|Oil and Water available on comiXology|
|Written by Jen Vaughn | Filed under Steve Duin, Shannon Wheeler, Oil and Water, digital comics, comiXology||6 Mar 2013 11:31 AM|
Fantagraphics with comiXology releases Oil and Water the gripping collaboration between Steve Duin and Shannon Wheeler. This devastating look at the worst environmental disaster in U.S. history follows ten Oregonians to the Gulf Coast to gather first-person accounts of the destructive impact of the Deepwater Horizon oil spill.
In this 144-page graphic novel — written by Steve Duin, a columnist for The Oregonian, and illustrated by Eisner-winning New Yorker cartoonist Shannon Wheeler — readers will tour the shark-pocked beach at Grand Isle with the local head of Homeland Security; step aboard the crabbing boat of a 20-year-old Mississippian who works 16-hour days and spends his nights dreaming of M.I.T.; enter the “Hot Zone” where volunteers work desperately to save brown pelicans drenched in British petroleum; and hear shrimpers, Vietnamese and good ol’ boys alike, describe what happens to their livelihood when 200 million gallons of oil flood the scene. The readers’ perspective on what hope and what mission remains along a ravaged coastline, and one awash in both seafood and oil, will be changed as irrevocably as that of these ten Oregonians.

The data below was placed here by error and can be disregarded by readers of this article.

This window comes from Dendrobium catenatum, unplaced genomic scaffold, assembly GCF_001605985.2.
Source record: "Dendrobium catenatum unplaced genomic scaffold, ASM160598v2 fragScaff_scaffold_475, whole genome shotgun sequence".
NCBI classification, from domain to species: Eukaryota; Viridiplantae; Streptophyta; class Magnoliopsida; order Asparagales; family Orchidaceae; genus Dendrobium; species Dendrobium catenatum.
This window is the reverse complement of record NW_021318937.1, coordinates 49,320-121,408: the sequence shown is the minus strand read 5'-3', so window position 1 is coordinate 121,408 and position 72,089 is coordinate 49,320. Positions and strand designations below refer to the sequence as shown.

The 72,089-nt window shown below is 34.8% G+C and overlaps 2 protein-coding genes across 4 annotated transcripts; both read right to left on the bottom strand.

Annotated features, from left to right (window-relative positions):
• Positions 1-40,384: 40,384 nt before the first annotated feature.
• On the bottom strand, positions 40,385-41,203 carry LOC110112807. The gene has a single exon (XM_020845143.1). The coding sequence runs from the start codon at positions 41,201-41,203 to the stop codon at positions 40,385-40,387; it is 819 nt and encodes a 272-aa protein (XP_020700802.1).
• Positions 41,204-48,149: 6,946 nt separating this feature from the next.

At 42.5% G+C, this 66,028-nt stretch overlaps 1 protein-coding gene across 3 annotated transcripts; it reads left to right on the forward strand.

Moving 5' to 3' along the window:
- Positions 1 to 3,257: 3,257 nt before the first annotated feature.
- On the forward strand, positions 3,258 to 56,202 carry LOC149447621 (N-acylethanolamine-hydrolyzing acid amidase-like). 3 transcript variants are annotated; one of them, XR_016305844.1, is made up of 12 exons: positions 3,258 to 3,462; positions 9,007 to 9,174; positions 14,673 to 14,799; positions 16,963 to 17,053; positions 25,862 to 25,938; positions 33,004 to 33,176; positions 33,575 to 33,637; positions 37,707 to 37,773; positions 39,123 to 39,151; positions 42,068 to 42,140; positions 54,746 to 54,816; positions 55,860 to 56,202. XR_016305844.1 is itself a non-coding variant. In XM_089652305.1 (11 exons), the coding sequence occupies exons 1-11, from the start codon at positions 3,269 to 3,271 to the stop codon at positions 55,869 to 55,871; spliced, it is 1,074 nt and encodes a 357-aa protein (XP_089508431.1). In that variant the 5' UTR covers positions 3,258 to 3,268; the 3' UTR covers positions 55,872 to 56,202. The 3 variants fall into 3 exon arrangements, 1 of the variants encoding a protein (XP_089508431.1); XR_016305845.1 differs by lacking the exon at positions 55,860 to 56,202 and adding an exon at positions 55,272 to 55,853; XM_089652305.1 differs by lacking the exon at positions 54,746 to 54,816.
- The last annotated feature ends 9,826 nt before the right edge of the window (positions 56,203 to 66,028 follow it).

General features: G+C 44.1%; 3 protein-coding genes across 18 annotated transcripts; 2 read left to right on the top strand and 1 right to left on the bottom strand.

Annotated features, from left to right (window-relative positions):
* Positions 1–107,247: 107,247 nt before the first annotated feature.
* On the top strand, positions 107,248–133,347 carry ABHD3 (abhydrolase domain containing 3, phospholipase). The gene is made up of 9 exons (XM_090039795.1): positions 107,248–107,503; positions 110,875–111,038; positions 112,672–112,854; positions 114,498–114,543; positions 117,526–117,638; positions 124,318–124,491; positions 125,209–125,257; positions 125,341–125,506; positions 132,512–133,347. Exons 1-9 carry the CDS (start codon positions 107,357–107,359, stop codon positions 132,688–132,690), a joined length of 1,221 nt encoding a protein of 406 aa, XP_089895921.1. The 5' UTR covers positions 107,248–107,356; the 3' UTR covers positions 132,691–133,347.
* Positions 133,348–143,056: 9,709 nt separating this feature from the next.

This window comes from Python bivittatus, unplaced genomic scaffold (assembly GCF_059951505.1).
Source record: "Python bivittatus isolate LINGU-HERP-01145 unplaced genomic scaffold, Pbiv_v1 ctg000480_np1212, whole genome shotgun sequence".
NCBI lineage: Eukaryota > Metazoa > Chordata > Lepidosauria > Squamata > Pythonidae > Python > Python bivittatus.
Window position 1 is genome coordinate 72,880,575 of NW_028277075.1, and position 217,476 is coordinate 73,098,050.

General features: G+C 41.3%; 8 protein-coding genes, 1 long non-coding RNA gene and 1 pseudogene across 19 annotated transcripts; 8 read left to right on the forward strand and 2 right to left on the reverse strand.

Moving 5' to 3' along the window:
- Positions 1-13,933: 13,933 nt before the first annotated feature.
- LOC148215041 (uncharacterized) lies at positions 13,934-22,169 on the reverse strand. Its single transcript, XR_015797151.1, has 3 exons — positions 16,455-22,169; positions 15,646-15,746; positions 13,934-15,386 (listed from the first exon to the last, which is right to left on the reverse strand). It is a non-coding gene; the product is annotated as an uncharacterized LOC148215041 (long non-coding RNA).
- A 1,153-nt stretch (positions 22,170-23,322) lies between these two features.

For $17.99, read the true-life story of volunteers who worked (and are still working) in the wake of the Deepwater Horizon oil spill. And take the bus or walk to work!
"A powerful eco-report, Oil and Water also manages to be a report on the gap between classes that isn’t about who has what, but rather about what 'having' means to different groups of Americans.... The large black-and-white images are realistic and create individual characteristics for the cast; its smudged texture is an excellent vehicle for the intrusion of oil on beaches, birds, livelihoods, and prospects for the future. Quick to read, but of lasting weight for readers from either side of the divide."
– Francisca Goldsmith, School Library Journal
"A lot of our goals had to do with keeping the environmental disaster on the radar nationally, saying 'This is something that what we did that's a travesty,' basically, and 'How do we keep paying attention to it so it gets cleaned up and never happens again?' It's a big deal." –Jason Sacks, Comics Bulletin